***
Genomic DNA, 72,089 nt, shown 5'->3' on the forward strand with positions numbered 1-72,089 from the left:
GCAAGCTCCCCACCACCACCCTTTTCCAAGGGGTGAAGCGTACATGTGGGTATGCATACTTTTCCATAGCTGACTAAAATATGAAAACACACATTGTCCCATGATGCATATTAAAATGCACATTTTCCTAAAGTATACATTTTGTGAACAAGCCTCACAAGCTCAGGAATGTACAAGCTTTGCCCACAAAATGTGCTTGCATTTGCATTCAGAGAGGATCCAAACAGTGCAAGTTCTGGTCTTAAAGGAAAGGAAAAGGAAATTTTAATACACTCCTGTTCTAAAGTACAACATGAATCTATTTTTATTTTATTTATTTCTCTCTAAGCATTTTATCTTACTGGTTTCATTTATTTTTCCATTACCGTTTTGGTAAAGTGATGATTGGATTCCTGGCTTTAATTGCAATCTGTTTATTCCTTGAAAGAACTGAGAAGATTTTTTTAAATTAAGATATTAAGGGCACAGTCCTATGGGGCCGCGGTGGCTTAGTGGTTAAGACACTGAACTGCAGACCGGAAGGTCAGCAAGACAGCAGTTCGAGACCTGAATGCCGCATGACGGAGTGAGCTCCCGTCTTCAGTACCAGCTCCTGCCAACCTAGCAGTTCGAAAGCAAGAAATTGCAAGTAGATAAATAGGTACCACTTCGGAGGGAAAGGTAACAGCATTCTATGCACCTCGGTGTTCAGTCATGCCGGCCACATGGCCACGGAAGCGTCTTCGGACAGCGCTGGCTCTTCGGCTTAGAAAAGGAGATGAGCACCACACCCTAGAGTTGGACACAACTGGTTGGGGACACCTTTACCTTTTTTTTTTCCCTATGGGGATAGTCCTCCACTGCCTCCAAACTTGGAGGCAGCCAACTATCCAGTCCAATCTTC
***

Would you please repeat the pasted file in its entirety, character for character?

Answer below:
Genomic DNA, 72,089 nt, shown 5'->3' on the forward strand with positions numbered 1-72,089 from the left:
GCAAGCTCCCCACCACCACCCTTTTCCAAGGGGTGAAGCGTACATGTGGGTATGCATACTTTTCCATAGCTGACTAAAATATGAAAACACACATTGTCCCATGATGCATATTAAAATGCACATTTTCCTAAAGTATACATTTTGTGAACAAGCCTCACAAGCTCAGGAATGTACAAGCTTTGCCCACAAAATGTGCTTGCATTTGCATTCAGAGAGGATCCAAACAGTGCAAGTTCTGGTCTTAAAGGAAAGGAAAAGGAAATTTTAATACACTCCTGTTCTAAAGTACAACATGAATCTATTTTTATTTTATTTATTTCTCTCTAAGCATTTTATCTTACTGGTTTCATTTATTTTTCCATTACCGTTTTGGTAAAGTGATGATTGGATTCCTGGCTTTAATTGCAATCTGTTTATTCCTTGAAAGAACTGAGAAGATTTTTTTAAATTAAGATATTAAGGGCACAGTCCTATGGGGCCGCGGTGGCTTAGTGGTTAAGACACTGAACTGCAGACCGGAAGGTCAGCAAGACAGCAGTTCGAGACCTGAATGCCGCATGACGGAGTGAGCTCCCGTCTTCAGTACCAGCTCCTGCCAACCTAGCAGTTCGAAAGCAAGAAATTGCAAGTAGATAAATAGGTACCACTTCGGAGGGAAAGGTAACAGCATTCTATGCACCTCGGTGTTCAGTCATGCCGGCCACATGGCCACGGAAGCGTCTTCGGACAGCGCTGGCTCTTCGGCTTAGAAAAGGAGATGAGCACCACACCCTAGAGTTGGACACAACTGGTTGGGGACACCTTTACCTTTTTTTTTTCCCTATGGGGATAGTCCTCCACTGCCTCCAAACTTGGAGGCAGCCAACTATCCAGTCCAATCTTC